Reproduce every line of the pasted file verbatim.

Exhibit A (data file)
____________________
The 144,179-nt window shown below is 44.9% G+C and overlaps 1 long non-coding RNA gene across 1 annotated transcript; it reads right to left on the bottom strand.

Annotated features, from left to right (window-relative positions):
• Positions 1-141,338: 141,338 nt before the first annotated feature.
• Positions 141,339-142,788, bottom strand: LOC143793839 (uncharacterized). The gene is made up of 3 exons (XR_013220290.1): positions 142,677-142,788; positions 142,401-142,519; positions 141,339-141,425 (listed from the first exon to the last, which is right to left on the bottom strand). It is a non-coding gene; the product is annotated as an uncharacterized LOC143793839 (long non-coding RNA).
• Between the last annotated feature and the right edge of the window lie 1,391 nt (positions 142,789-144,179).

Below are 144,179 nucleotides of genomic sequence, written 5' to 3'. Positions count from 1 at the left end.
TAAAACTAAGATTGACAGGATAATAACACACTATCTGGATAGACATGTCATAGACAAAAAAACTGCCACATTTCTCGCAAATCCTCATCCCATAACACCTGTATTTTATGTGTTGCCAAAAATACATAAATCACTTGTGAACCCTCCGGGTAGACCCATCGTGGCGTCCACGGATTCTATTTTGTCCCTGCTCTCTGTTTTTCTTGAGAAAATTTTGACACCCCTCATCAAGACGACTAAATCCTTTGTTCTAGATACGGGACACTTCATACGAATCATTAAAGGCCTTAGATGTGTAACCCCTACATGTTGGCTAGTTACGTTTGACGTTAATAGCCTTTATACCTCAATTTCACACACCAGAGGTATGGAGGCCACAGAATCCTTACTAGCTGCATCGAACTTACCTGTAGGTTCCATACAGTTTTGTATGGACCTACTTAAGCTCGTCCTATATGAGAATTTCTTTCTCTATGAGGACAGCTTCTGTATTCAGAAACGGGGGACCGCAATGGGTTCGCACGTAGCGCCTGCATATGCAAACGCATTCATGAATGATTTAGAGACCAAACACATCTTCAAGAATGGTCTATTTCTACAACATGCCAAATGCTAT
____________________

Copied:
The 144,179-nt window shown below is 44.9% G+C and overlaps 1 long non-coding RNA gene across 1 annotated transcript; it reads right to left on the bottom strand.

Annotated features, from left to right (window-relative positions):
• Positions 1-141,338: 141,338 nt before the first annotated feature.
• Positions 141,339-142,788, bottom strand: LOC143793839 (uncharacterized). The gene is made up of 3 exons (XR_013220290.1): positions 142,677-142,788; positions 142,401-142,519; positions 141,339-141,425 (listed from the first exon to the last, which is right to left on the bottom strand). It is a non-coding gene; the product is annotated as an uncharacterized LOC143793839 (long non-coding RNA).
• Between the last annotated feature and the right edge of the window lie 1,391 nt (positions 142,789-144,179).

Below are 144,179 nucleotides of genomic sequence, written 5' to 3'. Positions count from 1 at the left end.
TAAAACTAAGATTGACAGGATAATAACACACTATCTGGATAGACATGTCATAGACAAAAAAACTGCCACATTTCTCGCAAATCCTCATCCCATAACACCTGTATTTTATGTGTTGCCAAAAATACATAAATCACTTGTGAACCCTCCGGGTAGACCCATCGTGGCGTCCACGGATTCTATTTTGTCCCTGCTCTCTGTTTTTCTTGAGAAAATTTTGACACCCCTCATCAAGACGACTAAATCCTTTGTTCTAGATACGGGACACTTCATACGAATCATTAAAGGCCTTAGATGTGTAACCCCTACATGTTGGCTAGTTACGTTTGACGTTAATAGCCTTTATACCTCAATTTCACACACCAGAGGTATGGAGGCCACAGAATCCTTACTAGCTGCATCGAACTTACCTGTAGGTTCCATACAGTTTTGTATGGACCTACTTAAGCTCGTCCTATATGAGAATTTCTTTCTCTATGAGGACAGCTTCTGTATTCAGAAACGGGGGACCGCAATGGGTTCGCACGTAGCGCCTGCATATGCAAACGCATTCATGAATGATTTAGAGACCAAACACATCTTCAAGAATGGTCTATTTCTACAACATGCCAAATGCTAT